Navy Is Preparing for Hurricane Season with 2-Week Storm Simulation
NORFOLK -- Seaman Apprentice Maegan Wilkerson sat in a large windowless room at the Fleet Weather Center at Naval Station Norfolk on Tuesday, double-checking her data.
The fictional Hurricane Brady had just walloped Cape Fear, N.C., about 300 miles south, and Norfolk was seeing wind gusts of more than 100 mph.
Wilkerson's data lay plotted across a graphic of the East Coast, warning of the storm's closest approach for a series of cities. By Wednesday night, Brady was projected to churn just 16 miles from the Navy's submarine base in New London, Conn.
With thousands of personnel and billions of dollars in aircraft, ships and infrastructure scattered along the East Coast, including here, the Navy relies on real-time weather information to keep its sailors and resources safe.
Though Brady wasn't real, hurricane season is, and it starts June 1. To prepare, Navy commands throughout the mid-Atlantic and Southeast are in the midst of a two-week annual simulation in which one storm strikes the Gulf of Mexico and another hits the East Coast.
"It's out there to exercise all of the emergency action plans that we have at the different bases to make sure that the actions that we do take are the correct ones for the safety of our people and our resources," said Lt. Cynthia Williamson, the Fleet Weather Center's tropical operations officer.
U.S. Fleet Forces Command relies on the center's forecasts to determine safe movements of ships during a storm, including whether they should remain in port or head to sea, an expensive process.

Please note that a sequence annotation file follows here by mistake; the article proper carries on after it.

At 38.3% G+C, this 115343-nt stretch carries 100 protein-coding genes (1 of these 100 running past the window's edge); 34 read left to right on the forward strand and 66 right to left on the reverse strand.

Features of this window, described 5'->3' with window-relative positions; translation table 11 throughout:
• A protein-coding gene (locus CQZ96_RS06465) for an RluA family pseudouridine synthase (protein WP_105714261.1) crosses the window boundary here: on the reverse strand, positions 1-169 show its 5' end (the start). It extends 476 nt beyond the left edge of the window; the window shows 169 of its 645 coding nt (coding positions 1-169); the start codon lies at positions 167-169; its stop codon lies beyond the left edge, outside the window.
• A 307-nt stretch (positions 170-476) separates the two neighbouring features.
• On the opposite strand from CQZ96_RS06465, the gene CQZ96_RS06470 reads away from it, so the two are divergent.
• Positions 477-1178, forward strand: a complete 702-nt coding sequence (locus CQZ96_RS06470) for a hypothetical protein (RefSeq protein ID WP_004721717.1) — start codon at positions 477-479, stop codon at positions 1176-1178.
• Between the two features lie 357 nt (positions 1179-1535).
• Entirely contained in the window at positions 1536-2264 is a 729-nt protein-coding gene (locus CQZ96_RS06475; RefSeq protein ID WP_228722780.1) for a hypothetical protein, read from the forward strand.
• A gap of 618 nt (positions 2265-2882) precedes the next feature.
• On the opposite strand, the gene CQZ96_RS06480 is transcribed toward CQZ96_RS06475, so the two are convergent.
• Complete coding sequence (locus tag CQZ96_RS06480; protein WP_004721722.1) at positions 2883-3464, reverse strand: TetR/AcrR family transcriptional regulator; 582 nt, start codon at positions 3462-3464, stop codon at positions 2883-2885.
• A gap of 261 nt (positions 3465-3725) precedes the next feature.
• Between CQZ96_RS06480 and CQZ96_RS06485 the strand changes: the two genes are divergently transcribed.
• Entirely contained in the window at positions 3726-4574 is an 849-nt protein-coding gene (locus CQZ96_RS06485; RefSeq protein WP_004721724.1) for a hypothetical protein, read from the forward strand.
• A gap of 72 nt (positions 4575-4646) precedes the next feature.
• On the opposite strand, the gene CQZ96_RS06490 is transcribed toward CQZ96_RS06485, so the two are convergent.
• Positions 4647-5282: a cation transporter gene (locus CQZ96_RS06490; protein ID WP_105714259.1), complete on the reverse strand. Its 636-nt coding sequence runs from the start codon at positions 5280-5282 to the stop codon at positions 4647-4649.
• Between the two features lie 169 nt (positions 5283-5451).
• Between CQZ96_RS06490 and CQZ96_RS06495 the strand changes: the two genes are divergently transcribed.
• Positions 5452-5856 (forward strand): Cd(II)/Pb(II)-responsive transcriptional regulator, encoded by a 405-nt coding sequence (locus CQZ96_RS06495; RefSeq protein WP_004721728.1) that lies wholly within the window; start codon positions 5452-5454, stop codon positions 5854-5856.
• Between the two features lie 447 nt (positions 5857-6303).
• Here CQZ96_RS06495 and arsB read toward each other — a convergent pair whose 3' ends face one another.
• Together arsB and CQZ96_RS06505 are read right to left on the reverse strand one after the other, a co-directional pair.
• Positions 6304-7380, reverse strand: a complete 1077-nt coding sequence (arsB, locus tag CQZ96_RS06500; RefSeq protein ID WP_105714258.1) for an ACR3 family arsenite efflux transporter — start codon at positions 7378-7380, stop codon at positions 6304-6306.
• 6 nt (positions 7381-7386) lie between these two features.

The center relies on forecasts from the National Hurricane Center in Miami, and it can provide detailed predictions with a focus on sea conditions and wind speeds for about half the world. It can tailor them to a specific ship or region based on need. Another weather center is in San Diego.
Aircraft and ships are in danger in sustained winds of 50 knots, or 57 mph. By the time a storm nears Mayport, Fla., officials in Norfolk would need to start considering moving from "Sortie Condition Charlie," or preparing to get under way within 48 hours, to "Sortie Condition Bravo," under which ships prepare to leave within 24 hours, said Patrick Dixon, deputy operations office and senior meteorologist at the Norfolk weather center.
Hampton Roads last saw a "Sortie Condition Alpha," in which ships head to sea and planes move inland, during Hurricane Sandy in 2012. The Navy issued a partial sortie in 2015 during Hurricane Joaquin.
The weather center modeled Brady on Hurricane Matthew, which pummeled Haiti and dumped as much as 12 inches of rain in Hampton Roads as it moved off the coast of North Carolina into the Atlantic Ocean in early October. But Matthew initially threatened to become one of the worst storms to strike the region in nearly a decade.
With 100 mph winds bearing down on Norfolk as Brady struck North Carolina, the Navy throughout Hampton Roads would already have taken preparations well in advance.
"We would have probably gotten ships under way," Williamson said.
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